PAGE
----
When the verdict in the George Zimmerman murder trial was announced on Saturday I turned off the TV and went to bed, emotionally exhausted. My exhaustion surprised me, though the verdict did not. The verdict was all too predicable.
It is simply a fact that the racial composition of juries makes a difference in cases where the victim and/or the perpetrator are black, yet five of six jurors were white, and none were black. And in cases of murder where the victim is black, both the rate of conviction and severity of punishment are suppressed by this fact of race, regardless of the race of the perpetrator. The failure of the police to vigorously investigate the circumstances of the killing also follows a discriminatory pattern evidenced by an unsolved murder rate that is higher for blacks than for whites, especially when black people are killed in majority black neighborhoods. And not even following ordinary investigative procedures, much less conducting a vigorous investigation, guaranteed that the prosecution’s case would be thin in terms of physical evidence.
Contributing further to my bleak outlook was that fact that justice would not have been served, regardless of the verdict. Convicting George Zimmerman would not have returned a beloved son to his family. Nor would it have struck down the Stand Your Ground law without which this tragedy might not have occurred. Neither would it have reduced the implicit racism on which that law is founded; the same implicit racism that made pictures of Trayvon looking like an adult scary enough to be effective in helping to build Zimmerman’s case for self-defense.
I awoke the next day, still tired, with one name on my mind. Emmett Till. I went to the internet to remind myself of the circumstances of Till’s death. As I read, the source of my exhaustion became clear to me.
Emmett Till was a 14 year old black boy who was murdered while on a visit from Chicago to relatives in Money, Mississippi in 1955. In Money, he made the fatal error of acting like a white man when addressing a white woman. That woman’s husband, Roy Bryant, and another man, J. W. Milam, retaliated by kidnapping Till and torturing him before shooting him through the head and tossing his body into the Tallahatchie River. Bryant and Milam were charged with murder but acquitted, becoming heroes of white resistance to civil rights reforms when they admitted to the crime in a post-trial magazine interview.
Emmett Till, a Chicagoan, failed to understand the rules of engagement in the Jim Crow South; rules informed by the vicious bile of racism that labeled blacks subhuman, predatory, and criminal. According to those rules, any attempt by a black man to cross the color line, even with a look or a word, could get him killed in the name of public safety.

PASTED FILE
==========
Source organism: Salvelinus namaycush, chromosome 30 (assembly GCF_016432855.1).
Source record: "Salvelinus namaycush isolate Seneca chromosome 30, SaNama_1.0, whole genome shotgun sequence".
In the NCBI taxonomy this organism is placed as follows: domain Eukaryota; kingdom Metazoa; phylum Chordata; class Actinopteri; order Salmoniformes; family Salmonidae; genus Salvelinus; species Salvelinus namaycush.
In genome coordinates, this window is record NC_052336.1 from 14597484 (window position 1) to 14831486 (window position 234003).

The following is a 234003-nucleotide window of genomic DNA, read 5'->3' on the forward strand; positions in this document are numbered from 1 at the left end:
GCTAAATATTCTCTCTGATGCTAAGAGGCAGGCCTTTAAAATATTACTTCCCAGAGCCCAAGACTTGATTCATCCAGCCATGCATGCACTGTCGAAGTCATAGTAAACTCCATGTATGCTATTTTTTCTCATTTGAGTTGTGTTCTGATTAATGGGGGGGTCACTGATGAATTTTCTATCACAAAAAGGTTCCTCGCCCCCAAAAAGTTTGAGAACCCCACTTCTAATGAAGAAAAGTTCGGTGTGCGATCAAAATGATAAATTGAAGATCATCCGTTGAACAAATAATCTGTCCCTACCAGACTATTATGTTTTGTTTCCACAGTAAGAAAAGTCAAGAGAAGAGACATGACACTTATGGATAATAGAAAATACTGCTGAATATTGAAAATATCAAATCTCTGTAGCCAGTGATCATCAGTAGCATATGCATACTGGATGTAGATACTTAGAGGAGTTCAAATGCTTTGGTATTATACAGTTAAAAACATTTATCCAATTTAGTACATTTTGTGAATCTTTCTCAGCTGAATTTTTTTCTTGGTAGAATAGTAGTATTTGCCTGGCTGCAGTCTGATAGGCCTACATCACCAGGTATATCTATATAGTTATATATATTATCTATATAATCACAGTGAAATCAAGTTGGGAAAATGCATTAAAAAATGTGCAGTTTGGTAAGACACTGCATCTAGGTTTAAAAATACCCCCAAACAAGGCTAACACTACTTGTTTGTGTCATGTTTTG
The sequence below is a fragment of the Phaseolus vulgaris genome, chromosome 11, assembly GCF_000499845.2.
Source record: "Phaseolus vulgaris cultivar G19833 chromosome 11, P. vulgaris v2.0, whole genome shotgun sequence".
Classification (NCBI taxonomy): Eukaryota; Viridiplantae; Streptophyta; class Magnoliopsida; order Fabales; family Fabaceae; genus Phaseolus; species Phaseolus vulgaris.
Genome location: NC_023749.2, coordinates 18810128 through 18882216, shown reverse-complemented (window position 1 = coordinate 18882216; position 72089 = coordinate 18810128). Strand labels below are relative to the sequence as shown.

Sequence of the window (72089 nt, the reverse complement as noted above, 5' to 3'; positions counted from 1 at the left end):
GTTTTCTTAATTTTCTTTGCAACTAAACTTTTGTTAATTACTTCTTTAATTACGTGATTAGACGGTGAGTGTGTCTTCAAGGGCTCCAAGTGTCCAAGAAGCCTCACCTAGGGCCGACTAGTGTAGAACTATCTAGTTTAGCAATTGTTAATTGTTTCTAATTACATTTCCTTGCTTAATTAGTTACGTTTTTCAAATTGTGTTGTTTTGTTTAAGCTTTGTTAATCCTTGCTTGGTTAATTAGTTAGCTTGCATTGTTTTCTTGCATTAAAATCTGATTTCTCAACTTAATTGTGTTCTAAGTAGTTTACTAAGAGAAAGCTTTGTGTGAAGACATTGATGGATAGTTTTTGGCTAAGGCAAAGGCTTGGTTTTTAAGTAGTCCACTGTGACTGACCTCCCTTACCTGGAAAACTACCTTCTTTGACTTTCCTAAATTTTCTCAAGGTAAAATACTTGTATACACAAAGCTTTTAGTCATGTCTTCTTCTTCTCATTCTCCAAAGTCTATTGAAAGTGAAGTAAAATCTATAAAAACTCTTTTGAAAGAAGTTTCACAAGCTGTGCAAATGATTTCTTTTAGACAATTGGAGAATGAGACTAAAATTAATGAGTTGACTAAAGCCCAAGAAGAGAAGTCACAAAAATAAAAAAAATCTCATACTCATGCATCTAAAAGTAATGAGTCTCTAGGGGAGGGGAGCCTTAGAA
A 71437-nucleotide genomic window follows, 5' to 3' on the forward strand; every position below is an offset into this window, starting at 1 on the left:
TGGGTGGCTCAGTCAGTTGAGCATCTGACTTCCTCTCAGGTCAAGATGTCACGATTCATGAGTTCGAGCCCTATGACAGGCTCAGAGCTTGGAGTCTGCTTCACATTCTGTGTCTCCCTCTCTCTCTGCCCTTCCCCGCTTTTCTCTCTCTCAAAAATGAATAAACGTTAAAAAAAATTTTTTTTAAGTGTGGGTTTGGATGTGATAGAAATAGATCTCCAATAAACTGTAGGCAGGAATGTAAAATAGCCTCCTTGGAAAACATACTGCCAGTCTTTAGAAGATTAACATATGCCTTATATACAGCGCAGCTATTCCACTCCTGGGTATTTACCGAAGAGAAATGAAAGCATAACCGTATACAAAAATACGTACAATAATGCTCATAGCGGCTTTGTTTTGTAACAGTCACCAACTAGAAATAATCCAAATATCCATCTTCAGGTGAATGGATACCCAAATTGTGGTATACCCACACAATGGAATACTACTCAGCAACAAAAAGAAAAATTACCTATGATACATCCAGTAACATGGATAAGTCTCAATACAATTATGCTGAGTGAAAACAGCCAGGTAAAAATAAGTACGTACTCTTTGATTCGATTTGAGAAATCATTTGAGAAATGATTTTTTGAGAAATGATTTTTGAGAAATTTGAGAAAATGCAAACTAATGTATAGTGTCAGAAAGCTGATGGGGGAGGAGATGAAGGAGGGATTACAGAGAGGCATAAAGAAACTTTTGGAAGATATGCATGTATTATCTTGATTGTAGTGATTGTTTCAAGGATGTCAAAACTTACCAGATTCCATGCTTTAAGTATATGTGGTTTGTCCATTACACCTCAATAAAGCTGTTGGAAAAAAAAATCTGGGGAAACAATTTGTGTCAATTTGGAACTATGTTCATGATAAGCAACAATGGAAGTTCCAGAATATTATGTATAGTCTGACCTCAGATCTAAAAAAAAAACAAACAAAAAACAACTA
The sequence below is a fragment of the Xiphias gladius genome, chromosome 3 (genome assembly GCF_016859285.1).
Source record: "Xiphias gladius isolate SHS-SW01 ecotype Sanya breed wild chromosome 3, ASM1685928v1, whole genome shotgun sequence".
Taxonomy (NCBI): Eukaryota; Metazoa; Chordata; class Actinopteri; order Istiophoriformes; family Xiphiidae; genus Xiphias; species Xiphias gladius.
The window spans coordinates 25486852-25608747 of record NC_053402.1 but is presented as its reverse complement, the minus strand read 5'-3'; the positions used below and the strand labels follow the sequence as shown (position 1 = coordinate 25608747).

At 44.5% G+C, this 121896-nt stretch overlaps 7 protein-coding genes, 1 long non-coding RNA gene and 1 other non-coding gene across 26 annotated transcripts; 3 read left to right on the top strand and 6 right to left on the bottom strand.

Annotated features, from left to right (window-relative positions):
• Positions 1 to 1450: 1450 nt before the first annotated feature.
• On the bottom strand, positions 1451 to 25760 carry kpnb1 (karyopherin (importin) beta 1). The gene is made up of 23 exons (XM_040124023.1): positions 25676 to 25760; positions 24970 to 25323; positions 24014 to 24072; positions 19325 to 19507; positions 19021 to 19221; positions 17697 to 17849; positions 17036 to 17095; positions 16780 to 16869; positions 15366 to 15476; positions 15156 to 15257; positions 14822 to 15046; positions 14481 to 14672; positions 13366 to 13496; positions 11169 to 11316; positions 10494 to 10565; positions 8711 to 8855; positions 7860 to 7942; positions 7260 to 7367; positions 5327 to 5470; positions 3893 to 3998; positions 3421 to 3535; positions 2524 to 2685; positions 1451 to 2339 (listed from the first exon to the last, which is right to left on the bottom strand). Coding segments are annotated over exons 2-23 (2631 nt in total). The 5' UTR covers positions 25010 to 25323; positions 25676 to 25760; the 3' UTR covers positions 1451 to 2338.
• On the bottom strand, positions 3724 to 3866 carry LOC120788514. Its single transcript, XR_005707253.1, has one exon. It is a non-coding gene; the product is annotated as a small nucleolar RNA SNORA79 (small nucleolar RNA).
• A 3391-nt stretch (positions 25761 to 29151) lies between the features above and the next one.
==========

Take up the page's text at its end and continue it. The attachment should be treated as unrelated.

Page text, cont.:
When the verdict came down in the Zimmerman case, it confirmed that, in spite of some not inconsiderable progress since 1955, the underlying social dynamics of race relations in the U.S. have remained largely unchanged. Like Emmett Till before him, Trayvon Martin broke unwritten racial codes.
He was a black boy walking alone at night in a mostly white, suburban neighborhood. When approached by a man with a gun who fancied himself a cop, he dared to defy him. He had a history of smoking marijuana, an act that the composition of our prisons makes clear is a sign of criminality when undertaken by blacks, but is nothing more than a minor indiscretion when undertaken by whites. He got suspended from school. He documented a fight on video, even got into a fight or two himself.
Unwritten racial codes of our society dictate that, far too often, police harassment, arrest, imprisonment, even death may result when these ordinary acts are undertaken by black people. Trayvon was today’s equivalent of a black teenager acting as though he was as free as any white man in Money, Mississippi in 1955.
And now Trayvon Martin is dead. His killer walks free because demonstrating that Trayvon had the audacity to undertake these ordinary acts was all that was necessary to raise suspicion of his criminality. And, it appears, that suspicion made credible the completely counter-intuitive theory that an adult armed with a gun was acting in self-defense when he stalked, shot, and killed an unarmed 17 year old.
That just exhausts me.
3 replies on “Same Sh*t, Different Decade: Trayvon Martin and the Politics of Race”
I am angry that I have to be furious because I am afraid. I am angry at the idea of a lethally armed grown-ass man feeling threatened by a boy in khakis. I’m still waiting for an explanation of what was so suspicious about Trayvon Martin, other than his race. I’m angry that so many White commenters think he should have explained his presence, actions, and whereabouts to a stranger who was stalking him when they wouldn’t expect their children to do so. I’m disgusted that a murderer gets to keep a souvenir and his brother and least one juror are enjoying the limelight and trying to make a buck; blaming the child for his own death by daring to defend himself and slandering a dead child is beyond apathetic. I am angry that my life and the lives of others who look like me are worth nothing in Florida, so long as White/White Hispanic people feel even a modicum of fear.
It is not fear that they feel. What it boils down to is, they feel it is their right.